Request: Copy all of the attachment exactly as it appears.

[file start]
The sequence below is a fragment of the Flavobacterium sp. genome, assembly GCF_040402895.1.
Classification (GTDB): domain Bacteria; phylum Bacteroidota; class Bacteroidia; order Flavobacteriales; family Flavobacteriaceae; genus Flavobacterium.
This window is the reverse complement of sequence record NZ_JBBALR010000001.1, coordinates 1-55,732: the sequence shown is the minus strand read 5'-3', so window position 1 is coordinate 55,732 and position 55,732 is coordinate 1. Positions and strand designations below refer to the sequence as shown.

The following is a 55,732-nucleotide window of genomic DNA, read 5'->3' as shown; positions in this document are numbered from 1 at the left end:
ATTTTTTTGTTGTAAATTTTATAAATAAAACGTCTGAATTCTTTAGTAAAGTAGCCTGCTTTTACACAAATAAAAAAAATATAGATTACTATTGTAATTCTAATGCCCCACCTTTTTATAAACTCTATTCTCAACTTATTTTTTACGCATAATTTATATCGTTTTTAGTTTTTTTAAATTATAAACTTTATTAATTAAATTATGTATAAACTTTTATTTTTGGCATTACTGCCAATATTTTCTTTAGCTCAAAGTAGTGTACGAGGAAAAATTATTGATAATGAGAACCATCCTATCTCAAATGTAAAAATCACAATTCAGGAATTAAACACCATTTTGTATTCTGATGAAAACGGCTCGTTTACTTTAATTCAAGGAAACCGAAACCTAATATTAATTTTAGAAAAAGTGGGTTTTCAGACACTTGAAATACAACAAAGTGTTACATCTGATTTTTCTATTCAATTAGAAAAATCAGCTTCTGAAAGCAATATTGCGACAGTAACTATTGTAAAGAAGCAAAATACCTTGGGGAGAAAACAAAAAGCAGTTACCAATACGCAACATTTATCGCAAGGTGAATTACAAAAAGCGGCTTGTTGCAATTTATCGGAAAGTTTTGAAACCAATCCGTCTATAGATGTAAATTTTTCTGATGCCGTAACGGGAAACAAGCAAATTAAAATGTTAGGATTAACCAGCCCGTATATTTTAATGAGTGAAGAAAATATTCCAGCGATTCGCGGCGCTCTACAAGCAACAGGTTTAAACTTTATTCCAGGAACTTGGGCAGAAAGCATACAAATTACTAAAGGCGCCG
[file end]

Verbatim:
The sequence below is a fragment of the Flavobacterium sp. genome, assembly GCF_040402895.1.
Classification (GTDB): domain Bacteria; phylum Bacteroidota; class Bacteroidia; order Flavobacteriales; family Flavobacteriaceae; genus Flavobacterium.
This window is the reverse complement of sequence record NZ_JBBALR010000001.1, coordinates 1-55,732: the sequence shown is the minus strand read 5'-3', so window position 1 is coordinate 55,732 and position 55,732 is coordinate 1. Positions and strand designations below refer to the sequence as shown.

The following is a 55,732-nucleotide window of genomic DNA, read 5'->3' as shown; positions in this document are numbered from 1 at the left end:
ATTTTTTTGTTGTAAATTTTATAAATAAAACGTCTGAATTCTTTAGTAAAGTAGCCTGCTTTTACACAAATAAAAAAAATATAGATTACTATTGTAATTCTAATGCCCCACCTTTTTATAAACTCTATTCTCAACTTATTTTTTACGCATAATTTATATCGTTTTTAGTTTTTTTAAATTATAAACTTTATTAATTAAATTATGTATAAACTTTTATTTTTGGCATTACTGCCAATATTTTCTTTAGCTCAAAGTAGTGTACGAGGAAAAATTATTGATAATGAGAACCATCCTATCTCAAATGTAAAAATCACAATTCAGGAATTAAACACCATTTTGTATTCTGATGAAAACGGCTCGTTTACTTTAATTCAAGGAAACCGAAACCTAATATTAATTTTAGAAAAAGTGGGTTTTCAGACACTTGAAATACAACAAAGTGTTACATCTGATTTTTCTATTCAATTAGAAAAATCAGCTTCTGAAAGCAATATTGCGACAGTAACTATTGTAAAGAAGCAAAATACCTTGGGGAGAAAACAAAAAGCAGTTACCAATACGCAACATTTATCGCAAGGTGAATTACAAAAAGCGGCTTGTTGCAATTTATCGGAAAGTTTTGAAACCAATCCGTCTATAGATGTAAATTTTTCTGATGCCGTAACGGGAAACAAGCAAATTAAAATGTTAGGATTAACCAGCCCGTATATTTTAATGAGTGAAGAAAATATTCCAGCGATTCGCGGCGCTCTACAAGCAACAGGTTTAAACTTTATTCCAGGAACTTGGGCAGAAAGCATACAAATTACTAAAGGCGCCG